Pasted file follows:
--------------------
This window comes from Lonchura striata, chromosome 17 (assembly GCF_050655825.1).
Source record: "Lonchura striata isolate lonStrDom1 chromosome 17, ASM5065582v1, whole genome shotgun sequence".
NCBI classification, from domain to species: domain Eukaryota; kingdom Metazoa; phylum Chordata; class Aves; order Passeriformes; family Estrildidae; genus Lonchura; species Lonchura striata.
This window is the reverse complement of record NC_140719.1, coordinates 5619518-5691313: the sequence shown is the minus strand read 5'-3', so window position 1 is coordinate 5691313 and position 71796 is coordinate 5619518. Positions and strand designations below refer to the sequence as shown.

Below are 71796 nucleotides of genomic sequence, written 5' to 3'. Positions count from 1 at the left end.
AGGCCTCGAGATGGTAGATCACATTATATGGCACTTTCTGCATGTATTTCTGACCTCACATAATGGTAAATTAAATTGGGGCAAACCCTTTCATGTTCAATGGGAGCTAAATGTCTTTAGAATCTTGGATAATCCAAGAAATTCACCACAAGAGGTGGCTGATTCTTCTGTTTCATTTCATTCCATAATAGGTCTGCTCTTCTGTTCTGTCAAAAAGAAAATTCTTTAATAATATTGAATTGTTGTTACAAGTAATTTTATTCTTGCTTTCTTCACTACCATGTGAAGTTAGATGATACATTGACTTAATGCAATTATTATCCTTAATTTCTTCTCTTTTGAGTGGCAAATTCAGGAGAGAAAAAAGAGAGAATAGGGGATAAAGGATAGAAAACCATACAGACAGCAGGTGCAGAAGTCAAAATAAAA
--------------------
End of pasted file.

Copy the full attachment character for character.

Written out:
This window comes from Lonchura striata, chromosome 17 (assembly GCF_050655825.1).
Source record: "Lonchura striata isolate lonStrDom1 chromosome 17, ASM5065582v1, whole genome shotgun sequence".
NCBI classification, from domain to species: domain Eukaryota; kingdom Metazoa; phylum Chordata; class Aves; order Passeriformes; family Estrildidae; genus Lonchura; species Lonchura striata.
This window is the reverse complement of record NC_140719.1, coordinates 5619518-5691313: the sequence shown is the minus strand read 5'-3', so window position 1 is coordinate 5691313 and position 71796 is coordinate 5619518. Positions and strand designations below refer to the sequence as shown.

Below are 71796 nucleotides of genomic sequence, written 5' to 3'. Positions count from 1 at the left end.
AGGCCTCGAGATGGTAGATCACATTATATGGCACTTTCTGCATGTATTTCTGACCTCACATAATGGTAAATTAAATTGGGGCAAACCCTTTCATGTTCAATGGGAGCTAAATGTCTTTAGAATCTTGGATAATCCAAGAAATTCACCACAAGAGGTGGCTGATTCTTCTGTTTCATTTCATTCCATAATAGGTCTGCTCTTCTGTTCTGTCAAAAAGAAAATTCTTTAATAATATTGAATTGTTGTTACAAGTAATTTTATTCTTGCTTTCTTCACTACCATGTGAAGTTAGATGATACATTGACTTAATGCAATTATTATCCTTAATTTCTTCTCTTTTGAGTGGCAAATTCAGGAGAGAAAAAAGAGAGAATAGGGGATAAAGGATAGAAAACCATACAGACAGCAGGTGCAGAAGTCAAAATAAAA